Got Evidence? How to Improve Forensic Science

On the third anniversary of the partnership between NIST and the Department of Justice to create the National Commission on Forensic Science and the Organization for Scientific Area Committees (February 18), NIST Fellow and Special Assistant to the Director for Forensic Science John Butler wrote in the NIST Taking Measure blog about efforts to improve the foundation of forensic science.

One such effort, wrote Butler, is to standardize the way practitioners communicate. “For example, the way things are now, two different forensics labs might look at the same evidence, but describe that evidence in completely different terms,” he wrote in the blog. “They may even come to different conclusions. That’s why we’re looking at developing a consistent terminology for forensic science so that scientists, law enforcement, and the courts can communicate clearly.”

Additionally, Butler said that the commission is working with the Bureau of Justice Statistics to determine how many law enforcement forensic units are operating in the United States. “We know that there are 400 accredited forensic labs—accredited means that an outside body has determined those labs meet certain standards and follow certain protocols—but there are also forensic units within police departments that do fingerprinting and ballistics work. These units are not typically accredited,” wrote Butler. “There are approximately 18,000 police departments in the U.S. Once we know how many police departments are conducting forensic examinations, we’ll need to develop standards for them and set up a means for accrediting them.”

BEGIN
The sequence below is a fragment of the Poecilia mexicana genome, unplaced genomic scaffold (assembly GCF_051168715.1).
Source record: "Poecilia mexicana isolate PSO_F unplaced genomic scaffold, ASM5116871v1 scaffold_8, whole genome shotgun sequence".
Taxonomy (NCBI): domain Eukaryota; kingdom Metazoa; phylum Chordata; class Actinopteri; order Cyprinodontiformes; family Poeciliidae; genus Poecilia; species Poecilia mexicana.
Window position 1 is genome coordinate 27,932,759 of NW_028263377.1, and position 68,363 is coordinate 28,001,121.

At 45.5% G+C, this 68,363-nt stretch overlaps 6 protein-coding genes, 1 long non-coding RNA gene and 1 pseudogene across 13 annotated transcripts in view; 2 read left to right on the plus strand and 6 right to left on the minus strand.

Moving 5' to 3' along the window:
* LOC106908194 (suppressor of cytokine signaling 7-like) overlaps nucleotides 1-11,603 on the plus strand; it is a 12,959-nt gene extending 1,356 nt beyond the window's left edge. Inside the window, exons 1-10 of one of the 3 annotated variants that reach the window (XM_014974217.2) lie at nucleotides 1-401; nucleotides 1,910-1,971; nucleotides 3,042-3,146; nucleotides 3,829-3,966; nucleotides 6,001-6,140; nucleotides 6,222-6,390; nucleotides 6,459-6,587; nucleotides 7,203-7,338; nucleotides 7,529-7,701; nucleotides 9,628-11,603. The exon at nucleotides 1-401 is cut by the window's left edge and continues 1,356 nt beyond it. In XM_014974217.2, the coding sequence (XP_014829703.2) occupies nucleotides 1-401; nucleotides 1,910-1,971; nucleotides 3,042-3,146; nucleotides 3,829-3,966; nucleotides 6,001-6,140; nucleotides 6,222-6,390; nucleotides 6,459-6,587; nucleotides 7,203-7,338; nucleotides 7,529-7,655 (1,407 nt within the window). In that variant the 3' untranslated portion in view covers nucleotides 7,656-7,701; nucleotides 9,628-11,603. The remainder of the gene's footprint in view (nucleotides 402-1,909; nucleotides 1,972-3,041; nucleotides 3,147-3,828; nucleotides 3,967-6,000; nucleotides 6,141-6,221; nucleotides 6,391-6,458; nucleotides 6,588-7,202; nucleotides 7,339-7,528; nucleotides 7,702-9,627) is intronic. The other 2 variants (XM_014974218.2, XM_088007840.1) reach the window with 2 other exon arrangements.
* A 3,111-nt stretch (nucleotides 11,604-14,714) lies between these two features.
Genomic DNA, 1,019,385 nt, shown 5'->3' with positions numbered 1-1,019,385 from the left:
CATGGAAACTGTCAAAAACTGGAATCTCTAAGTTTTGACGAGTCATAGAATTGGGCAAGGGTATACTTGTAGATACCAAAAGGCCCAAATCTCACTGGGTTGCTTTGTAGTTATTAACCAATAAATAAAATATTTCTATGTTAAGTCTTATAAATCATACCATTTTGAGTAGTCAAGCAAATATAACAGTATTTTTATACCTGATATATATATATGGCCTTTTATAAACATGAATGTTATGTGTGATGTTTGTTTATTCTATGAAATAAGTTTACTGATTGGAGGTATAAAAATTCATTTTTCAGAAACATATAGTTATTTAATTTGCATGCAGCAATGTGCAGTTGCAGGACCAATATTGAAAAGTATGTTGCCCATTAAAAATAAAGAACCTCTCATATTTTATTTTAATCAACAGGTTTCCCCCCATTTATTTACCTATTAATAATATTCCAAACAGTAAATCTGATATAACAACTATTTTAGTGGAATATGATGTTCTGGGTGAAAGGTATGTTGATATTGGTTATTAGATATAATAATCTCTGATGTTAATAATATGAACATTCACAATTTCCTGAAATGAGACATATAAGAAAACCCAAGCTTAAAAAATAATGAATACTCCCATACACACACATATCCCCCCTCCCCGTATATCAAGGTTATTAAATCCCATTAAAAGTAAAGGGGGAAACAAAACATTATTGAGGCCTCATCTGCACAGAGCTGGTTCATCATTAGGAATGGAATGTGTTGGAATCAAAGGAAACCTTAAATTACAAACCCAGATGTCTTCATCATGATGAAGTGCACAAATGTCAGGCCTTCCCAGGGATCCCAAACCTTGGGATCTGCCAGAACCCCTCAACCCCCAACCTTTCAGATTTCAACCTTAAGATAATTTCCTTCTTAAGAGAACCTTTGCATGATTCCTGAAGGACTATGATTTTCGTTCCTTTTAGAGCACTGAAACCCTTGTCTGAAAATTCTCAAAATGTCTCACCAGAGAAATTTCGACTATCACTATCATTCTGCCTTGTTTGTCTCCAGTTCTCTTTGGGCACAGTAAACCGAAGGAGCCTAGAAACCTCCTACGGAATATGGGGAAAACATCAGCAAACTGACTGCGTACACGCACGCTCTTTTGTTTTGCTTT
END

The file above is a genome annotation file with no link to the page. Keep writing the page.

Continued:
Source: NIST
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Forensic Podiatry (Part Two of Two)

THE DISCIPLINE of forensic podiatry—or, in other words, the examination of pedal evidence—has progressed significantly over the past ten years. It is no longer a question of “What can you do with a footprint?” but rather, “Who can we use to evaluate the footprint?” Cases involving pedal evidence, especially bloody footprints and issues of determining shoe sizing or fit issues compared to questioned footwear, have become more common over the past two or three years.